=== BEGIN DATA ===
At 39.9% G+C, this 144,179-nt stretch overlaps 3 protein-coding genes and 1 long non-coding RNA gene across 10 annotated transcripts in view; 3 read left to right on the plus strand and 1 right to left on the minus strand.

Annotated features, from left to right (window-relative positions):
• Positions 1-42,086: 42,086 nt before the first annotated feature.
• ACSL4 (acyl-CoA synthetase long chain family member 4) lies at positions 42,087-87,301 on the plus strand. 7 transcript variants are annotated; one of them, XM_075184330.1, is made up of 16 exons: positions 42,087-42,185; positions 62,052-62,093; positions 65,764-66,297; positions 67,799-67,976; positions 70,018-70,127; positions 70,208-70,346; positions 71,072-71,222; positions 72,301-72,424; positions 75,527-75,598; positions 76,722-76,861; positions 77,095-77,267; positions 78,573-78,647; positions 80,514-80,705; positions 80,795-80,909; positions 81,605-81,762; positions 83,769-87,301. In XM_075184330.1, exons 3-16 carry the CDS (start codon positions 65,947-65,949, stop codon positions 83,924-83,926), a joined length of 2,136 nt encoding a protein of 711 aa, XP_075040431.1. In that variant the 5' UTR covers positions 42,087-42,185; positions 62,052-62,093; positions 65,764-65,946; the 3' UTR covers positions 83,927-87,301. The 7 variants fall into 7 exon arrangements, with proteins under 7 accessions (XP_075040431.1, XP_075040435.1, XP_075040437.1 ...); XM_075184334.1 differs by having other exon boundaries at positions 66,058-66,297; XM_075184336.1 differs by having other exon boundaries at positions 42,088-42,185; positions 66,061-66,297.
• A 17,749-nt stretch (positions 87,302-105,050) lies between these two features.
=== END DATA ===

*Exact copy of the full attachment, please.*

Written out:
At 39.9% G+C, this 144,179-nt stretch overlaps 3 protein-coding genes and 1 long non-coding RNA gene across 10 annotated transcripts in view; 3 read left to right on the plus strand and 1 right to left on the minus strand.

Annotated features, from left to right (window-relative positions):
• Positions 1-42,086: 42,086 nt before the first annotated feature.
• ACSL4 (acyl-CoA synthetase long chain family member 4) lies at positions 42,087-87,301 on the plus strand. 7 transcript variants are annotated; one of them, XM_075184330.1, is made up of 16 exons: positions 42,087-42,185; positions 62,052-62,093; positions 65,764-66,297; positions 67,799-67,976; positions 70,018-70,127; positions 70,208-70,346; positions 71,072-71,222; positions 72,301-72,424; positions 75,527-75,598; positions 76,722-76,861; positions 77,095-77,267; positions 78,573-78,647; positions 80,514-80,705; positions 80,795-80,909; positions 81,605-81,762; positions 83,769-87,301. In XM_075184330.1, exons 3-16 carry the CDS (start codon positions 65,947-65,949, stop codon positions 83,924-83,926), a joined length of 2,136 nt encoding a protein of 711 aa, XP_075040431.1. In that variant the 5' UTR covers positions 42,087-42,185; positions 62,052-62,093; positions 65,764-65,946; the 3' UTR covers positions 83,927-87,301. The 7 variants fall into 7 exon arrangements, with proteins under 7 accessions (XP_075040431.1, XP_075040435.1, XP_075040437.1 ...); XM_075184334.1 differs by having other exon boundaries at positions 66,058-66,297; XM_075184336.1 differs by having other exon boundaries at positions 42,088-42,185; positions 66,061-66,297.
• A 17,749-nt stretch (positions 87,302-105,050) lies between these two features.